As I sign off, I'll invite you to share your experiences or thoughts about technology ethics and/or increasing accessibility for seniors. Feel free to drop a comment or reach out on Twitter. And as always, thank you for all you do to help our students become citizens, leaders, and world-changers! 🙏🏼
P.S. You can find additional guidance for teaching social responsibility and technology ethics in the Edvolve Digital Citizenship Framework. Go to: Edvolve Framework > Social Responsibility > Enduring Understanding #1
8/1/2022 10:06:25 am
Thank you Dr. Lindsey for reminding us that inclusion in technology means EVERYONE. Not just digital natives (like my children), or near-native users (like you and I), but non-native users like our parents. My mom (72 in 2 weeks) also just switched to hearing aids with a smart phone app. For her, it is no problem. My mom, like yours, is in many ways far more adapt at using and UNDERSTANDING technology than many of the younger generation. But my dad? He also needs hearing aids, and he refuses to use any phone other than a Motorola flip phone. The requirement of an app is just another argument that he uses against getting the much needed hearing aids. I always enjoy when you ask the hard, and unpopular questions about technology.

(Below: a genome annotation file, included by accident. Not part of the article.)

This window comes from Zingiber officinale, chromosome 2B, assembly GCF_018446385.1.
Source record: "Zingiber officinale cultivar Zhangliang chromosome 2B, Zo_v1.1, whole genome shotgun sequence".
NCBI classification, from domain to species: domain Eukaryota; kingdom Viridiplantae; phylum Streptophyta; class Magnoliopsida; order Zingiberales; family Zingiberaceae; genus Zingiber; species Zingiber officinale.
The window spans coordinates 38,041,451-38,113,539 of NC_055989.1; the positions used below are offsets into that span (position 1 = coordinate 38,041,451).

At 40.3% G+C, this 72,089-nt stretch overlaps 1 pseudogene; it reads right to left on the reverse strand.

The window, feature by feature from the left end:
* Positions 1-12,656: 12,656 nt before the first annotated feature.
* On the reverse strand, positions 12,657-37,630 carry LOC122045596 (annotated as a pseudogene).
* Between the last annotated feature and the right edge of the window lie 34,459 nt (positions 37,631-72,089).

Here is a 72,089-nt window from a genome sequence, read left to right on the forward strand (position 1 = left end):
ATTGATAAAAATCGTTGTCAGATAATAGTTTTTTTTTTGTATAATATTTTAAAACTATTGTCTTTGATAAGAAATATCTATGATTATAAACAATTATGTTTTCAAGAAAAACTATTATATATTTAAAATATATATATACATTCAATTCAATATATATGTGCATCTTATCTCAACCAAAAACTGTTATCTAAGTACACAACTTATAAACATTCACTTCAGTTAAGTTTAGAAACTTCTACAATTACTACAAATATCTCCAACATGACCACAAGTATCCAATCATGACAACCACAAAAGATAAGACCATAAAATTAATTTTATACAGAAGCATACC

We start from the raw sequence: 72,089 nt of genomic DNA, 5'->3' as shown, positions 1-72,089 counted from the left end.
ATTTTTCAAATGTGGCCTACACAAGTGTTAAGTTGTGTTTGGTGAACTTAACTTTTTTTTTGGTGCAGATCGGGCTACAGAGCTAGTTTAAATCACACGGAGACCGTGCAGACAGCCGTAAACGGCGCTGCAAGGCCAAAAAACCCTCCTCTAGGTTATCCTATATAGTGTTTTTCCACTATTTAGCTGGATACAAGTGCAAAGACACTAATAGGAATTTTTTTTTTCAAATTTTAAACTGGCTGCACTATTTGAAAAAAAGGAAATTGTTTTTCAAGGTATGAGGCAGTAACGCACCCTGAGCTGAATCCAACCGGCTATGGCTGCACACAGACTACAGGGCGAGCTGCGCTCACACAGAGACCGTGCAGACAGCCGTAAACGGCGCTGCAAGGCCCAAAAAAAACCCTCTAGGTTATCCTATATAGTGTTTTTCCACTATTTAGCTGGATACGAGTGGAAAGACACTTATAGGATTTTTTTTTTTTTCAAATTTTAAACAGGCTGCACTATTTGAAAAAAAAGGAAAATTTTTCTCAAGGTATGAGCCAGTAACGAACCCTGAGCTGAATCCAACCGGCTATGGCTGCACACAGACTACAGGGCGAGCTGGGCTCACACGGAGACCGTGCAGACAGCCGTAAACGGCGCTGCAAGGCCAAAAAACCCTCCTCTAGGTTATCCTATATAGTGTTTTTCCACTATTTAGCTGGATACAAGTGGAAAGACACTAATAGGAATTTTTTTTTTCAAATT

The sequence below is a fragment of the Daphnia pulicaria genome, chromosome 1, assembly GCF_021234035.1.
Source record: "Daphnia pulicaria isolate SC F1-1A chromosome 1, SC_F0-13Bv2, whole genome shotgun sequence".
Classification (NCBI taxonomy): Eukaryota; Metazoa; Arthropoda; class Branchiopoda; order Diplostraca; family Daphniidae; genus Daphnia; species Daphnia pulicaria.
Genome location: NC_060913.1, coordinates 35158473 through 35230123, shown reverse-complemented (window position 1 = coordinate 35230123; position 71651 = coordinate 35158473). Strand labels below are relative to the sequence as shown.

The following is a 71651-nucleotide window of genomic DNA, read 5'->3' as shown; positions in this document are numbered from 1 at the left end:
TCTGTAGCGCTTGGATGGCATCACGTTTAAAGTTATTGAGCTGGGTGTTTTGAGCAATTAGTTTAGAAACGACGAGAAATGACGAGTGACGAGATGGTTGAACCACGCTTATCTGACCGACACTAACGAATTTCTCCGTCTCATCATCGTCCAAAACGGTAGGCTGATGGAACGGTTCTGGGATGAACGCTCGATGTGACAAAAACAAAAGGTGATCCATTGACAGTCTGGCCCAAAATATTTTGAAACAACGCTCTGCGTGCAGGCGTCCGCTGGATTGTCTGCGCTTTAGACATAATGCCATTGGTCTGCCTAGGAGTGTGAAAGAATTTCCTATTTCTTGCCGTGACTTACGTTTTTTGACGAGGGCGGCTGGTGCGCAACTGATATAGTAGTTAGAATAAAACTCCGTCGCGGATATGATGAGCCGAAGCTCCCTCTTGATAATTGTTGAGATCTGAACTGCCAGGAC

8/6/2022 11:04:37 am
What a timely post! I have had these same thoughts as I’ve been the sole caregiver to my mom and have watched others struggle with devices and tools that are supposed to make life easier. My mom is 97 and also has macular degeneration, hearing loss and debilitating arthritis in her hands. Luckily her hearing aids don’t depend on a Smartphone app. I think her audiologist was mindful of her age and capabilities when we discussed new hearing aid options last year. Mom’s mind and health are great but it’s the other issues that cause problems in her ability to use technology devices. She uses a Lively flip phone and was interested in trying a Lively Smartphone so she could text family members easier. We ordered one and she tried it out. I tried to help her but she gave up. It was the physical limitations that hampered her ability to use it. If it wasn’t for me having access to her accounts, and scheduling appointments, etc. she would be lost.
8/6/2022 05:59:17 pm
Yes to all of this! My dad (age 83) is much like your mom - hard of hearing, vision impaired (macular degeneration), and somewhat "dexterity impaired." The technology that enriches and makes our lives easier is often a detriment to him. He struggles to manage hearing aids, the settings on his iPhone (even when set fully to respond to voice commands), and countless other tasks. Without a family member managing his financial account, doctor's appointments, and any online/digital presence he needs to have, he'd be lost. Your reminder that technology inclusion (or exclusion, in this case) is a real, relevant problem for many seniors today is so important. Awareness, sensitivity, and hands-on solutions that might actually take a step away from technology are definitely needed!